Dr. Dolittle springs eternal

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Nicola Davis, "Bat chat: machine learning algorithms provide translations for bat squeaks", The Guardian 12/22/2016

It turns out you don’t need to be Dr Doolittle to eavesdrop on arguments in the animal kingdom.  

Researchers studying Egyptian fruit bats say they have found a way to work out who is arguing with whom, what they are squabbling about and can even predict the outcome of a disagreement – all from the bats’ calls.  

“The global quest is to understand where human language comes from. To do this we must study animal communication,” said Yossi Yovel, co-author of the research from Tel Aviv University in Israel. “One of the big questions in animal communication is how much information is conveyed.”

The differences between the calls were nuanced. “What we find is there are certain pitch differences that characterise the different categories – but it is not as if you can say mating [calls] are high vocalisations and eating are low,” said Yovel.  

The results, he says, reveals that even everyday calls are rich in information. “We have shown that a big bulk of bat vocalisations that previously were thought to all mean the same thing, something like ‘get out of here!’ actually contain a lot of information,” said Yovel, adding that analysing further aspects of the bats’ calls, such as their patterns and stresses, could reveal even more detail encoded in the squeaks.  

Kate Jones, professor of ecology and biodiversity at University College, London described the findings as exciting. “It is like a Rosetta stone to getting into [the bats’] social behaviours,” she said of the team’s approach. “I really like the fact that they have managed to decode some of this vocalisation and there is much more information in these signals than we thought.”

The meaning of phrases like "rich in information", "a lot of information" and "much more information than we thought" is obviously contextually evaluated — a "big mouse" is small compared to a "small ox". But we can quantity information content as "entropy" in bits, just as we can quantify size in meters or mass in kilograms. So for this morning's breakfast experiment, I thought I'd try to quantify how much information there actually is in those bat vocalizations.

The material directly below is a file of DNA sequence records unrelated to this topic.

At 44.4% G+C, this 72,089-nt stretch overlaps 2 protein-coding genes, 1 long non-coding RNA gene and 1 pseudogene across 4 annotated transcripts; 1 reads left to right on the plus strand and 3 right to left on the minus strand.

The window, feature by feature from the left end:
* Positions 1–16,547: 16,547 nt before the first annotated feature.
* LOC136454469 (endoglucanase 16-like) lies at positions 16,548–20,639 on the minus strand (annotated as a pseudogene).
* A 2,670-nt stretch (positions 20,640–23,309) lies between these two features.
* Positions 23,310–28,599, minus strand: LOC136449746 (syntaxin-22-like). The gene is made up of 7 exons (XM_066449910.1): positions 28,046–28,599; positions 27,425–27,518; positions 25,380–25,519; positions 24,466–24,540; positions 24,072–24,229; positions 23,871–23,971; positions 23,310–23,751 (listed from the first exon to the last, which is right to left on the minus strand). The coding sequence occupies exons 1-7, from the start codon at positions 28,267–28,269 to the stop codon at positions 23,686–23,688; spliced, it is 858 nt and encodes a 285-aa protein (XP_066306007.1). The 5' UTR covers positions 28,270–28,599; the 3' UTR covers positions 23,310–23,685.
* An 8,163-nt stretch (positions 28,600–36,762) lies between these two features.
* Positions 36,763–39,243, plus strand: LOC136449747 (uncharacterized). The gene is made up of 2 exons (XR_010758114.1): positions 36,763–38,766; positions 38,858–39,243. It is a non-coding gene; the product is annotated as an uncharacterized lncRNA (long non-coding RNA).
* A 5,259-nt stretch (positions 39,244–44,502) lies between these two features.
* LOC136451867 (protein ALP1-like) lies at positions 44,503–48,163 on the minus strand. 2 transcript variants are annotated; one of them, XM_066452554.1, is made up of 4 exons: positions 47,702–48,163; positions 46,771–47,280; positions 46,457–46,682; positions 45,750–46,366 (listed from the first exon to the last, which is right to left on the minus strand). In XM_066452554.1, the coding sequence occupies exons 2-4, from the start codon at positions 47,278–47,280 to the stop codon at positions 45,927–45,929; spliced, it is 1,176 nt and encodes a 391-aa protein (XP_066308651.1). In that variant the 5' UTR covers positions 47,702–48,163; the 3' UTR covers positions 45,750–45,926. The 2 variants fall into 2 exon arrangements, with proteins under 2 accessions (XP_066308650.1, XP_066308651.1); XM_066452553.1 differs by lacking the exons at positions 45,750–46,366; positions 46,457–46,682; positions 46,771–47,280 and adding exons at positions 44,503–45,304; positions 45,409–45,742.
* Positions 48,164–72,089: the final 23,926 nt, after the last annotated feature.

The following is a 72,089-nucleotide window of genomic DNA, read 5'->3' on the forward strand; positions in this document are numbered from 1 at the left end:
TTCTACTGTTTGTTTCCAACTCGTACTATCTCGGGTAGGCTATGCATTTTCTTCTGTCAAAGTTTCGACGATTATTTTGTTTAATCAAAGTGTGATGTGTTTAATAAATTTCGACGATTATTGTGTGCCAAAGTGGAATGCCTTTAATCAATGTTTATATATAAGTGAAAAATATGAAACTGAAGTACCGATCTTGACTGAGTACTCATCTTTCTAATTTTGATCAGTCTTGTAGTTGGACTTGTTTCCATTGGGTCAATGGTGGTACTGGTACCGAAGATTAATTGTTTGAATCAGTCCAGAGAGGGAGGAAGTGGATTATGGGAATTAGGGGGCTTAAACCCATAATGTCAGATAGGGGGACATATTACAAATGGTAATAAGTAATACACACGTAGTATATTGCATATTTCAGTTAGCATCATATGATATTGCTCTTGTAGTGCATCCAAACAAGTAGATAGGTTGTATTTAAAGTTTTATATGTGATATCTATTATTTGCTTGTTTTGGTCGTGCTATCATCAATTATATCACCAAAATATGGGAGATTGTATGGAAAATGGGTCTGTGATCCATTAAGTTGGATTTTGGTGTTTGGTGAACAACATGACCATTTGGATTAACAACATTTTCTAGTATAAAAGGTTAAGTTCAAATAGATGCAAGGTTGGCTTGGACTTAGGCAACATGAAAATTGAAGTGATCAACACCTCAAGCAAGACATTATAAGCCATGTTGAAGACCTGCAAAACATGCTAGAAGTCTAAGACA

The research paper documenting this work is Yosef Prat, Mor Taub & Yossi Yovel, "Everyday bat vocalizations contain information about emitter, addressee, context, and behavior", Scientific Reports 12/22/2016:

75 days of continuous recordings of 22 bats (12 adults and 10 pups) yielded a dataset of 162,376 vocalizations, each consisting of a sequence of syllables. From synchronized videos we identified the emitter, addressee, context, and behavioral response. We included in the analysis 14,863 vocalizations of 7 adult females, for which we had enough data in the analyzed contexts. […]

Egyptian fruit bats are social mammals, that aggregate in groups of dozens to thousands of individuals, can live to the age of at least 25 years, and are capable of vocal learning. We housed groups of bats in acoustically isolated chambers and continuously monitored them with video cameras and microphones around-the-clock. Over the course of 75 days, we recorded tens of thousands of vocalizations, for many of which (~15,000) we were able to determine both the behavioral context as well as the identities of the emitter and the addressee. [..]

One might expect most social interactions in a tightly packed group, such as a fruit bat colony, to be aggressive. Indeed, nearly all of the communication calls of the Egyptian fruit bat in the roost are emitted during aggressive pairwise interactions, involving squabbling over food or perching locations and protesting against mating attempts. These kinds of interactions, which are extremely common in social animals, are often grouped into a single “agonistic” behavioral category in bioacoustics studies. […]